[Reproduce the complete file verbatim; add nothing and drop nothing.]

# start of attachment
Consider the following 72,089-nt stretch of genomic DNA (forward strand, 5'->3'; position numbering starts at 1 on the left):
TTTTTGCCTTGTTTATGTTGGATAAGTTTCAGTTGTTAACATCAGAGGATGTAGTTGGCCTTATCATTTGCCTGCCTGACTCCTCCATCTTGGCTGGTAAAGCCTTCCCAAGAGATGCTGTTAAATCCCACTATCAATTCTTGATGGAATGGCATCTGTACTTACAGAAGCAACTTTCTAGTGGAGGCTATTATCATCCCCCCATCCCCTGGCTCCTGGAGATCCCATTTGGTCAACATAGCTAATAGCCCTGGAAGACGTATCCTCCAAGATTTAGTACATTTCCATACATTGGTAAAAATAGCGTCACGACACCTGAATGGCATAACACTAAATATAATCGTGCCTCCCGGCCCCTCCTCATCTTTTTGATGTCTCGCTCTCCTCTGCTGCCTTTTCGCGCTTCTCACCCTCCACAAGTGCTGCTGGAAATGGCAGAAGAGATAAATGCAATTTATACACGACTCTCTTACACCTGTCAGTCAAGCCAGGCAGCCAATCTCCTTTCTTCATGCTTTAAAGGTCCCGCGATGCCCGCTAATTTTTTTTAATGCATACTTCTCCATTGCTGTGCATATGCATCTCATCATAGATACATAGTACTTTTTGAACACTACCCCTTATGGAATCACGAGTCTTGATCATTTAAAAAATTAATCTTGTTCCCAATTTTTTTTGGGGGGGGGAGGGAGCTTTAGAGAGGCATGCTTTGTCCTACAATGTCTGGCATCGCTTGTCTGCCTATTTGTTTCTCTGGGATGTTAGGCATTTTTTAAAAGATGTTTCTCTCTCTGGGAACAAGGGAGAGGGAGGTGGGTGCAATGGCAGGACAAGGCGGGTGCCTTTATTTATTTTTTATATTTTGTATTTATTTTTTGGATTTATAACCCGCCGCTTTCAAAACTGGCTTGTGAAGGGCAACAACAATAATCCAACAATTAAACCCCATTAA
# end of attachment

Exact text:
Consider the following 72,089-nt stretch of genomic DNA (forward strand, 5'->3'; position numbering starts at 1 on the left):
TTTTTGCCTTGTTTATGTTGGATAAGTTTCAGTTGTTAACATCAGAGGATGTAGTTGGCCTTATCATTTGCCTGCCTGACTCCTCCATCTTGGCTGGTAAAGCCTTCCCAAGAGATGCTGTTAAATCCCACTATCAATTCTTGATGGAATGGCATCTGTACTTACAGAAGCAACTTTCTAGTGGAGGCTATTATCATCCCCCCATCCCCTGGCTCCTGGAGATCCCATTTGGTCAACATAGCTAATAGCCCTGGAAGACGTATCCTCCAAGATTTAGTACATTTCCATACATTGGTAAAAATAGCGTCACGACACCTGAATGGCATAACACTAAATATAATCGTGCCTCCCGGCCCCTCCTCATCTTTTTGATGTCTCGCTCTCCTCTGCTGCCTTTTCGCGCTTCTCACCCTCCACAAGTGCTGCTGGAAATGGCAGAAGAGATAAATGCAATTTATACACGACTCTCTTACACCTGTCAGTCAAGCCAGGCAGCCAATCTCCTTTCTTCATGCTTTAAAGGTCCCGCGATGCCCGCTAATTTTTTTTAATGCATACTTCTCCATTGCTGTGCATATGCATCTCATCATAGATACATAGTACTTTTTGAACACTACCCCTTATGGAATCACGAGTCTTGATCATTTAAAAAATTAATCTTGTTCCCAATTTTTTTTGGGGGGGGGAGGGAGCTTTAGAGAGGCATGCTTTGTCCTACAATGTCTGGCATCGCTTGTCTGCCTATTTGTTTCTCTGGGATGTTAGGCATTTTTTAAAAGATGTTTCTCTCTCTGGGAACAAGGGAGAGGGAGGTGGGTGCAATGGCAGGACAAGGCGGGTGCCTTTATTTATTTTTTATATTTTGTATTTATTTTTTGGATTTATAACCCGCCGCTTTCAAAACTGGCTTGTGAAGGGCAACAACAATAATCCAACAATTAAACCCCATTAA